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Evaluation of bacterial co-infections of the respiratory tract in COVID-19 patients admitted to ICU

Abstract

Background

COVID-19 is known as a new viral infection. Viral-bacterial co-infections are one of the biggest medical concerns, resulting in increased mortality rates. To date, few studies have investigated bacterial superinfections in COVID-19 patients. Hence, we designed the current study on COVID-19 patients admitted to ICUs.

Methods

Nineteen patients admitted to our ICUs were enrolled in this study. To detect COVID-19, reverse transcription real-time polymerase chain reaction was performed. Endotracheal aspirate samples were also collected and cultured on different media to support the growth of the bacteria. After incubation, formed colonies on the media were identified using Gram staining and other biochemical tests. Antimicrobial susceptibility testing was carried out based on the CLSI recommendations.

Results

Of nineteen COVID-19 patients, 11 (58%) patients were male and 8 (42%) were female, with a mean age of ~ 67 years old. The average ICU length of stay was ~ 15 days and at the end of the study, 18 cases (95%) expired and only was 1 case (5%) discharged. In total, all patients were found positive for bacterial infections, including seventeen Acinetobacter baumannii (90%) and two Staphylococcus aureus (10%) strains. There was no difference in the bacteria species detected in any of the sampling points. Seventeen of 17 strains of Acinetobacter baumannii were resistant to the evaluated antibiotics. No metallo-beta-lactamases -producing Acinetobacter baumannii strain was found. One of the Staphylococcus aureus isolates was detected as methicillin-resistant Staphylococcus aureus and isolated from the patient who died, while another Staphylococcus aureus strain was susceptible to tested drugs and identified as methicillin-sensitive Staphylococcus aureus.

Conclusions

Our findings emphasize the concern of superinfection in COVID-19 patients due to Acinetobacter baumannii and Staphylococcus aureus. Consequently, it is important to pay attention to bacterial co-infections in critical patients positive for COVID-19.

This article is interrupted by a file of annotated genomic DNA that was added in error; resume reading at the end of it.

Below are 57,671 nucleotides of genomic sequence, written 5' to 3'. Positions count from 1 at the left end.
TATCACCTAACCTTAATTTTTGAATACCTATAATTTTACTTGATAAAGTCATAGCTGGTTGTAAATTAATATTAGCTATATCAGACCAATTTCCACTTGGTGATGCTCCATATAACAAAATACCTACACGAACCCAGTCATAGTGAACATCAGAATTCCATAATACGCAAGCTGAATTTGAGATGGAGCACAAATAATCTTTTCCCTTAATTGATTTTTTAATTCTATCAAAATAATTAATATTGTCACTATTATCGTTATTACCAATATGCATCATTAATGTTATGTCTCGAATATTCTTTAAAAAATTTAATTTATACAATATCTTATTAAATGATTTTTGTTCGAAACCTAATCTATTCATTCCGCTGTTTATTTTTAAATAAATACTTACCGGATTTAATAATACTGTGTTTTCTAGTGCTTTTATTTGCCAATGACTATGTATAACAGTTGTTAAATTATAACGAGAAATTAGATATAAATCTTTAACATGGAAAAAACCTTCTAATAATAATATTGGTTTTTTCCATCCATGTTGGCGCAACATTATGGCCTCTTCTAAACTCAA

Peer Review reports

Background

A novel coronavirus known as severe acute respiratory syndrome coronavirus 2 (SARS-CoV-2, also called COVID-19 and 2019-nCoV) was first reported in Wuhan, Hubei Province, China in December 2019. Ever since the virus has been spreading worldwide claiming thousands of lives. Due to serious respiratory disease in humans, some patients need to be hospitalized and in severe cases intensive care with mechanical ventilation support is essential (~ 5–15%) [1, 2].

Although COVID-19 associated deaths have mainly occurred in the elderly with serious underlying diseases [3], nosocomial pneumonia (NP) in intensive care units remains a major risk factor for the patients and the health of patients, especially when intubated, may deteriorate in the presence of lower respiratory tract infections. Nosocomial infections (NIs) are usually described as infections acquired during hospitalization within 48–72 h after admission and they mainly spread through person-to-person contact, devices, and instruments [4]. Among microorganisms, the bacteria including Staphylococcus spp., Enterococcus spp., Klebsiella pneumoniae, Enterobacter spp., Escherichia coli, Acinetobacter spp., and Pseudomonas spp. are the most frequently detected causative agents of NIs [5].

These opportunistic pathogens can also cause superinfections, especially in combination with viral respiratory tract infections in hospitalized patients. However, even patients without underlying diseases and in all age groups may be at the risk of co-infections as well [6, 7].